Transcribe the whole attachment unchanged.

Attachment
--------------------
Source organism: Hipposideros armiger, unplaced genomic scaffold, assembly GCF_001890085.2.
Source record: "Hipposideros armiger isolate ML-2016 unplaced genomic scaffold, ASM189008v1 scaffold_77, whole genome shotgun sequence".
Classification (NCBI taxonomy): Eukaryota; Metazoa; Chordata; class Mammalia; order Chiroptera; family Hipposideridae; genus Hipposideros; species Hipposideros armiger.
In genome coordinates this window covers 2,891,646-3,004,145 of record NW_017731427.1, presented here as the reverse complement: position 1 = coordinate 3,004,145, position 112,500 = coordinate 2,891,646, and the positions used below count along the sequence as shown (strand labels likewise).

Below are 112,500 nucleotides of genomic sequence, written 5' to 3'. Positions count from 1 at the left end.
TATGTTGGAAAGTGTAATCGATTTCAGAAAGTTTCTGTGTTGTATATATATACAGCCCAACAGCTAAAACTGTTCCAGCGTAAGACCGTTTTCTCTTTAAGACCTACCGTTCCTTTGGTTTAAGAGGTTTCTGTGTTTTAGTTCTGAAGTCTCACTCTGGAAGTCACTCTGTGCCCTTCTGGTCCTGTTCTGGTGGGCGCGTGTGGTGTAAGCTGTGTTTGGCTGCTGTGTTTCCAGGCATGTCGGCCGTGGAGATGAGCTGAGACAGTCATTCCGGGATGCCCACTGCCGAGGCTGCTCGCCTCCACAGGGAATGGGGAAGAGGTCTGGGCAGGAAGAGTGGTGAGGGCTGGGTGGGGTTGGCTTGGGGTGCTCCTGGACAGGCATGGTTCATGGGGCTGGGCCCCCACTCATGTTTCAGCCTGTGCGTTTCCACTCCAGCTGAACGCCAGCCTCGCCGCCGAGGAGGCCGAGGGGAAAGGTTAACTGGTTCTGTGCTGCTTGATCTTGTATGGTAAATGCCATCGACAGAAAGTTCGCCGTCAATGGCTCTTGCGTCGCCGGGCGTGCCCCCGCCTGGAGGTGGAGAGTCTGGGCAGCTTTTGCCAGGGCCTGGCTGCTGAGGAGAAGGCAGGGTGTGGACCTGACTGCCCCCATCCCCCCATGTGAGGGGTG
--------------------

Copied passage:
Source organism: Hipposideros armiger, unplaced genomic scaffold, assembly GCF_001890085.2.
Source record: "Hipposideros armiger isolate ML-2016 unplaced genomic scaffold, ASM189008v1 scaffold_77, whole genome shotgun sequence".
Classification (NCBI taxonomy): Eukaryota; Metazoa; Chordata; class Mammalia; order Chiroptera; family Hipposideridae; genus Hipposideros; species Hipposideros armiger.
In genome coordinates this window covers 2,891,646-3,004,145 of record NW_017731427.1, presented here as the reverse complement: position 1 = coordinate 3,004,145, position 112,500 = coordinate 2,891,646, and the positions used below count along the sequence as shown (strand labels likewise).

Below are 112,500 nucleotides of genomic sequence, written 5' to 3'. Positions count from 1 at the left end.
TATGTTGGAAAGTGTAATCGATTTCAGAAAGTTTCTGTGTTGTATATATATACAGCCCAACAGCTAAAACTGTTCCAGCGTAAGACCGTTTTCTCTTTAAGACCTACCGTTCCTTTGGTTTAAGAGGTTTCTGTGTTTTAGTTCTGAAGTCTCACTCTGGAAGTCACTCTGTGCCCTTCTGGTCCTGTTCTGGTGGGCGCGTGTGGTGTAAGCTGTGTTTGGCTGCTGTGTTTCCAGGCATGTCGGCCGTGGAGATGAGCTGAGACAGTCATTCCGGGATGCCCACTGCCGAGGCTGCTCGCCTCCACAGGGAATGGGGAAGAGGTCTGGGCAGGAAGAGTGGTGAGGGCTGGGTGGGGTTGGCTTGGGGTGCTCCTGGACAGGCATGGTTCATGGGGCTGGGCCCCCACTCATGTTTCAGCCTGTGCGTTTCCACTCCAGCTGAACGCCAGCCTCGCCGCCGAGGAGGCCGAGGGGAAAGGTTAACTGGTTCTGTGCTGCTTGATCTTGTATGGTAAATGCCATCGACAGAAAGTTCGCCGTCAATGGCTCTTGCGTCGCCGGGCGTGCCCCCGCCTGGAGGTGGAGAGTCTGGGCAGCTTTTGCCAGGGCCTGGCTGCTGAGGAGAAGGCAGGGTGTGGACCTGACTGCCCCCATCCCCCCATGTGAGGGGTG